It’s quite possible that every instrument in your drum mix can clash somewhere in the high mids and the more occupied your drum part is, the higher the possibility of drums being clashed. But you should not aim at removing everything from this area as you surely don’t want your mix to sound artificial. You can easily find the problematic areas in your mix just by following the ‘plastic’ or boxy tones. In order to eliminate plastic sound, cut somewhere around 2 kHz but try not to overdo it. If your drums sound too dull and bland, you might consider boosting them a bit to make them bright by adding somewhere around 1-1.5 kHz.
While making changes in this range, it’s also a good idea to listen to each of the drums in the solo mode to apply some surgical changes where needed.
This area is where all hi-hats, cymbals, shakers, and other types of percussion live, but this area is also used to handle other drums as well. If your mix lacks presence and clarity, you can apply a high-shelf boost somewhere around 5-10 kHz. Also, applying any sort of boost in this area will add more punch, so be vigilant if the genre of your music does not really need that. The same region where you’ll be applying a high-shelf boost is responsible for crisp hi-hats, so pay attention to how they sound in order not to lose them. If your highs sound too dirty, you should consider applying a high-cut filter somewhere around 15-20 kHz to eliminate them.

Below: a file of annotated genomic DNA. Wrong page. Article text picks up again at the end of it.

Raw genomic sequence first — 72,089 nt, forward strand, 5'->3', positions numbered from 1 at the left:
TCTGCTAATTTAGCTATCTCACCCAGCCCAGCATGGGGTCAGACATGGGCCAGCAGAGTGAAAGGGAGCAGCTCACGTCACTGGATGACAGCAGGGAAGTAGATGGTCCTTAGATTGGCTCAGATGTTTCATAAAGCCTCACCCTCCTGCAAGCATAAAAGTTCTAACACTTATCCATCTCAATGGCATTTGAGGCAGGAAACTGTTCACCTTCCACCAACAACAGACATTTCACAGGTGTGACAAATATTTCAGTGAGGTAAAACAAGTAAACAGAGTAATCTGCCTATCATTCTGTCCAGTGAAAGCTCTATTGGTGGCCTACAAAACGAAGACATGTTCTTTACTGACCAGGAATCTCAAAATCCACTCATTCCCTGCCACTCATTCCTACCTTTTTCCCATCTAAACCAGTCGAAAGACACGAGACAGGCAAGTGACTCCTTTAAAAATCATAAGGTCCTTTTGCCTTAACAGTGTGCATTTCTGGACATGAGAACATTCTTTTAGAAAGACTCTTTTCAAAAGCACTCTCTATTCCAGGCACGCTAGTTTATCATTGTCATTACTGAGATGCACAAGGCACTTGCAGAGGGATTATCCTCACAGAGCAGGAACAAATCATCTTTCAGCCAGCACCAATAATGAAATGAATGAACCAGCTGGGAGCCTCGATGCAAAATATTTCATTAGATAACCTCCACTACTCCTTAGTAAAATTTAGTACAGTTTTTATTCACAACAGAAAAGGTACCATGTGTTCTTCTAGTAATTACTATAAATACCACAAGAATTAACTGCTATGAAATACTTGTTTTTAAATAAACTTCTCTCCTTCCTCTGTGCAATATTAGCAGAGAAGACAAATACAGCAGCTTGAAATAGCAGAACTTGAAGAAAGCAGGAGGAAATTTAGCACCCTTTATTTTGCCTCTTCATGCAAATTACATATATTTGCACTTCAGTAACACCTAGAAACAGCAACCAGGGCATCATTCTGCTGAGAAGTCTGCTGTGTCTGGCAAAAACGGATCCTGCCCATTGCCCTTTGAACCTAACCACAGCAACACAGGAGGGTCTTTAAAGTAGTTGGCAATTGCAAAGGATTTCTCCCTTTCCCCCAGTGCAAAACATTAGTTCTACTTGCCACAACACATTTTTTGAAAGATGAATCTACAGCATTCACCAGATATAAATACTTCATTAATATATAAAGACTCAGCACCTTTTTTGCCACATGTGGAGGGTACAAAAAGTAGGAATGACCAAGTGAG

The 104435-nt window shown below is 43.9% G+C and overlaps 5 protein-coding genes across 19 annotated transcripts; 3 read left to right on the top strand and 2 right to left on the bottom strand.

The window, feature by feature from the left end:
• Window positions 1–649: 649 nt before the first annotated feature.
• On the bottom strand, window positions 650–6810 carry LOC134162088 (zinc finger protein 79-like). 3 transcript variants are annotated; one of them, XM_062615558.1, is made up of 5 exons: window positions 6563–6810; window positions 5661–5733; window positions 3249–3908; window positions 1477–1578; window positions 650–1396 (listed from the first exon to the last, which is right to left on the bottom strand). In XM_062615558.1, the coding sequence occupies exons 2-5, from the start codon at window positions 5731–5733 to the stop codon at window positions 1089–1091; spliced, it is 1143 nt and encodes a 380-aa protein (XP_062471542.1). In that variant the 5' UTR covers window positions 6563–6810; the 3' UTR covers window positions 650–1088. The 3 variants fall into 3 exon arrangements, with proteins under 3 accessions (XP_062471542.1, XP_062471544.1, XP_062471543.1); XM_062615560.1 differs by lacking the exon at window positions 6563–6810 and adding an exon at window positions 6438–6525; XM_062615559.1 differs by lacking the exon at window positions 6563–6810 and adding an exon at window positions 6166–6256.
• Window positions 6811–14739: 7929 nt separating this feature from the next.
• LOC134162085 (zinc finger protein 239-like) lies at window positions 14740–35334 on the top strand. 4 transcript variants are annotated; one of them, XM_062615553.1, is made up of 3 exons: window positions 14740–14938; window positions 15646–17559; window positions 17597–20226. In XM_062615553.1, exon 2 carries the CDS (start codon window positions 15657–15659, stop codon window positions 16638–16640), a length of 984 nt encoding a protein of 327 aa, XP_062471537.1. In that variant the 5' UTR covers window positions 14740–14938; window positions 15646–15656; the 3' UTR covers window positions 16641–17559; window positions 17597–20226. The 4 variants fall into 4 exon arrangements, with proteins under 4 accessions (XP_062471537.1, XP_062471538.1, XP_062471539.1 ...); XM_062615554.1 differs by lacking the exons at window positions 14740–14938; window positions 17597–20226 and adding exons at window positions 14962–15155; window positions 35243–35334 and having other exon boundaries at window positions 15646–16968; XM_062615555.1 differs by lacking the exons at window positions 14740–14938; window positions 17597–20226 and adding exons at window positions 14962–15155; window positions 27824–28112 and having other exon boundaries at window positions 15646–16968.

Applying surgical EQ will help you a lot in terms of avoiding excessive EQ and its consequences, such as noticeable artifacts that would require some valuable time from you while eliminating. So, you can do a very aggressive boost with a very narrow Q and then, by using a swipe, find any unpleasantries and unwanted frequencies. Afterward, you can apply a very precise cut in those areas and listen to the complete mix in order to check whether it sounds good or not.
Before you start working on your track and applying an equalizer, there are a few things that you need to do beforehand.
First, you should choose a drum machine, luckily the market is full of various drum machines and you can easily find one just for you. Afterwards, you should spend some time on adjusting it, though you won’t spend much time as if you were tuning the real one. Knowing how to mix electronic drums in each particular case depends greatly on your decision of the genre and style of your future composition. Keeping in mind all these factors will help you greatly when you’re EQing.
Choosing drum machine
When you’re choosing a drum machine, the first thing you need to consider is whether you want an analog or digital drum machine. Analog drum machines produce sounds by using analog synthesis and manual controls. As a result, analog drum machines give you a natural warm tone. Digital drum machines, in turn, are based on a one-shot sample of acoustic drums and the user controls the sound by envelope, panning, and tuning. These days, there’s an option of having a hybrid drum machine that offers you both digital and analog sounds.